Monday, January 21, 2013

Treasure of the Sierra Madre

As far as we know, the only place the Imperial Woodpecker has ever existed is in the high-country pine forests of Mexico’s Sierra Madre Occidental—a vast mountain range a couple of hundred miles wide and nearly a thousand miles long, stretching southward from just below the U.S. border—and a small section of the Trans-Mexican Volcanic Belt at the southern end of this range. It is rugged, remote, and dangerous, and it always has been. Everyone from the Aztecs and Spaniards to the modern Mexican government has found it impossible to maintain order there. The mountains are high and cut through with deep barrancas or canyons—one of which is deeper than the Grand Canyon.

It is there that the last wild Apaches held on well into the 1930s, in roving bands, still attacking settlers who encroached on their land. And there that the Tarahumara (or Raramuri)—those magnificent long-distance runners who think nothing of racing 150 miles nonstop through the mountains—resisted all Spanish efforts to colonize them and maintained their stone-age existence for centuries. It has always been a land of dreamers and desperados, many of whom fled south on the Old Outlaw Trail after robbing banks or committing various other acts of mayhem in the United States.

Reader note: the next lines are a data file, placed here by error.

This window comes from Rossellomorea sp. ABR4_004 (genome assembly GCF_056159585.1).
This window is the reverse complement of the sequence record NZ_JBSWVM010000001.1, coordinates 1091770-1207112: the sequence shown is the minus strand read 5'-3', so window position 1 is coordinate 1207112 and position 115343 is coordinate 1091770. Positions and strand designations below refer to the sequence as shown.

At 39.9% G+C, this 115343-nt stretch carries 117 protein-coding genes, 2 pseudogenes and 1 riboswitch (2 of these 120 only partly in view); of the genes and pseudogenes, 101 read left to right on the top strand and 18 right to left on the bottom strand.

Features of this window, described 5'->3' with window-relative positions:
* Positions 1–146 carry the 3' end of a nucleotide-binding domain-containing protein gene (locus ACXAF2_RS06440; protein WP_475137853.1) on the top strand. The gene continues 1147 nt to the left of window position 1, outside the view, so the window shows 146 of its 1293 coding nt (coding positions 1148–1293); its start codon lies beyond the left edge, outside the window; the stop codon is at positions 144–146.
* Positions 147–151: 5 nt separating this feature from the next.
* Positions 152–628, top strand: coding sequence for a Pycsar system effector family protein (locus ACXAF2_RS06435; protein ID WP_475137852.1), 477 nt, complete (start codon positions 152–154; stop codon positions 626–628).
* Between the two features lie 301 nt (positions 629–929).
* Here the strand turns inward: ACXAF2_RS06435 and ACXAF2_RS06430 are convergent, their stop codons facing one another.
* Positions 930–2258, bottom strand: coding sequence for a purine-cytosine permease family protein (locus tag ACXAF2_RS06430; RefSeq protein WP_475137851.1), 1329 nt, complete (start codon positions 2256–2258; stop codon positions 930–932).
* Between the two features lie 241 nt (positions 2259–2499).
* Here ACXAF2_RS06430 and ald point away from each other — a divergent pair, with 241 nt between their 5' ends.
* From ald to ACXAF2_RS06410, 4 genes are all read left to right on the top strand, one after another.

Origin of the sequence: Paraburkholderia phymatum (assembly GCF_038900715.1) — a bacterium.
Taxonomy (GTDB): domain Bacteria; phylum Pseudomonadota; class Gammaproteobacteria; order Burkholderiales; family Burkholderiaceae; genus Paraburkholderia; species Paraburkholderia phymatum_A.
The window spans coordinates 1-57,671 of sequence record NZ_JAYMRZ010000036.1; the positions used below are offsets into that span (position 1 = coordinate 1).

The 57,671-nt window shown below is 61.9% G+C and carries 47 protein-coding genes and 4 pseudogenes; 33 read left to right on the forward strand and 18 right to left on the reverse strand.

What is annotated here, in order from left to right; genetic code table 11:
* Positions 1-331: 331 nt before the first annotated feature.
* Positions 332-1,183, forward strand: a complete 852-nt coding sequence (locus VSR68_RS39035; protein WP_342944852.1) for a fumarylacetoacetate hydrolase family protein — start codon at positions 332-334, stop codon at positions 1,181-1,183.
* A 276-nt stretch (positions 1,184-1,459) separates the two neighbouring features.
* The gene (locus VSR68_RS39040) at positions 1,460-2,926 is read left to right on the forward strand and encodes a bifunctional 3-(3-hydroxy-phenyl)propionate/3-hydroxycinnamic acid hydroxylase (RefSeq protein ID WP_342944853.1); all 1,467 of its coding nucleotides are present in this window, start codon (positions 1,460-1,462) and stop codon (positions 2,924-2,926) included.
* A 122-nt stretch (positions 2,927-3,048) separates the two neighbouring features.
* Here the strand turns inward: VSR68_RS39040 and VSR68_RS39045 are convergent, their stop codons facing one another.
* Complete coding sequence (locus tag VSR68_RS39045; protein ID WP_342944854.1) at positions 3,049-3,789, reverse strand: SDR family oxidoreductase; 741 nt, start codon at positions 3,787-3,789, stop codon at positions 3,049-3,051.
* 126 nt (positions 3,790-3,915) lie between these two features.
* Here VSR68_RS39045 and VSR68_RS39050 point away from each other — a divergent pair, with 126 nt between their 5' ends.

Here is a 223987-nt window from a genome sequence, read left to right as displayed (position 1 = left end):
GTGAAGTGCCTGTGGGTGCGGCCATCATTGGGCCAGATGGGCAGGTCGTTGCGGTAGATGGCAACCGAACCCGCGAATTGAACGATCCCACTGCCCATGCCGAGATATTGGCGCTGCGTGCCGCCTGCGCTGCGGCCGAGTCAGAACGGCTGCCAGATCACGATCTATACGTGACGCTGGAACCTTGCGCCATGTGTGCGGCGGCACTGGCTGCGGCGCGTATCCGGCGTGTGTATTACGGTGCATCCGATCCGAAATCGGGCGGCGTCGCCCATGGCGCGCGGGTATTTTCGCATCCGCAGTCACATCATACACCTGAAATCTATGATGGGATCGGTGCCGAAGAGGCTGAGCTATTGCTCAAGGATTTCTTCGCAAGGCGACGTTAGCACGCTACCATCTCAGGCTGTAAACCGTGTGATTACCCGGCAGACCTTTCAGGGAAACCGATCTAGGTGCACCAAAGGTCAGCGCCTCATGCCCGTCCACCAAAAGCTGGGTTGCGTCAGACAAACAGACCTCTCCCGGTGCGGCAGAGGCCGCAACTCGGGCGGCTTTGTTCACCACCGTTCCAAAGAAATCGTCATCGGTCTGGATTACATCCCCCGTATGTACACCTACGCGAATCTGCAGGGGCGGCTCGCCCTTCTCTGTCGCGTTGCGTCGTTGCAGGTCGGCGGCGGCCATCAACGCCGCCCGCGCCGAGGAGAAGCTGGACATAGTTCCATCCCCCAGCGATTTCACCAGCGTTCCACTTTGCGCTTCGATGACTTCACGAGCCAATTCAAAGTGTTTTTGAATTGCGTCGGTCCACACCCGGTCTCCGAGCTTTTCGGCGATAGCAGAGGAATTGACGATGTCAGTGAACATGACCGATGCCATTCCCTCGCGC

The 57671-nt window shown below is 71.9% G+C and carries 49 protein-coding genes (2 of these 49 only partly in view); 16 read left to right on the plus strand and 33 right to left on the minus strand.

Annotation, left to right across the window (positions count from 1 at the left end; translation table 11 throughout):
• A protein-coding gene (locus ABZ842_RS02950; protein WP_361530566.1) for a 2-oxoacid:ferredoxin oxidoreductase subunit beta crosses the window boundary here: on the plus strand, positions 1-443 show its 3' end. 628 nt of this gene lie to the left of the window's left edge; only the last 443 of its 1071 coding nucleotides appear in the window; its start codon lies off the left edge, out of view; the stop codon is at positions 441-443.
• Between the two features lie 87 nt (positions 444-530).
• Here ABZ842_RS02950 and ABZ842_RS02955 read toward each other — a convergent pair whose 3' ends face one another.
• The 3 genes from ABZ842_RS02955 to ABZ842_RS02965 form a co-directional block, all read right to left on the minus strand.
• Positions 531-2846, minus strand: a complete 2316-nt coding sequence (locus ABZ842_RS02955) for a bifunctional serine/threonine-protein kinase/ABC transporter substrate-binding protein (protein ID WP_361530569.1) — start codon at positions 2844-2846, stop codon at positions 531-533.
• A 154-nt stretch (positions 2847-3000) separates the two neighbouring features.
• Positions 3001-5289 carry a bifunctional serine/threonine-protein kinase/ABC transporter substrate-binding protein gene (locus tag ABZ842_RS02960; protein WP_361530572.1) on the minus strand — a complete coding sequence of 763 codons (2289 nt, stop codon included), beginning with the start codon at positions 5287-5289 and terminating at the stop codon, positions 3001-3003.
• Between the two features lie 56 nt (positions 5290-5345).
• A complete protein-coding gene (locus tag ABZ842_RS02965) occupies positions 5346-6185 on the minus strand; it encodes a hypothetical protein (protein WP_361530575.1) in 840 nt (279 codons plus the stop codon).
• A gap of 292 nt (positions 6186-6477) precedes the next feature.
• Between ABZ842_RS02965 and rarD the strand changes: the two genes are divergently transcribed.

(Photo by Tim Gallagher)

The current desperados are mostly drug traffickers, who grow and transport opium and marijuana, supported by well-armed thugs. They're the ones who make it so dangerous to travel through remote areas of the Sierra. In the photo above, the Tepehuane man is warning us not to cross to the other side of the canyon, which is controlled by Los Zetas, a drug cartel made up of trained paramilitaries who left the Mexican military to engage in the lucrative drug trade. 

                            (Photo by Tim Gallagher)

The dreamers are the ones who come to the Sierra Madre in search of treasure, be it lost caches of Spanish gold, long-forgotten mines, lost tribes, or, in my case, the mighty Imperial Woodpecker. But these are not the only treasures the Sierra Madre holds. It is one of the most beautiful areas I've ever seen, with endless spectacular vistas of pine-clad mountains cut through with magnificent canyons. And it also has fascinating people, most of whom live without electricity, telephones, plumbing, or any of the other things we all take for granted. It's a valuable experience to step back from the urban world once in a while and see how the majority of humanity lives.

No comments:

Post a Comment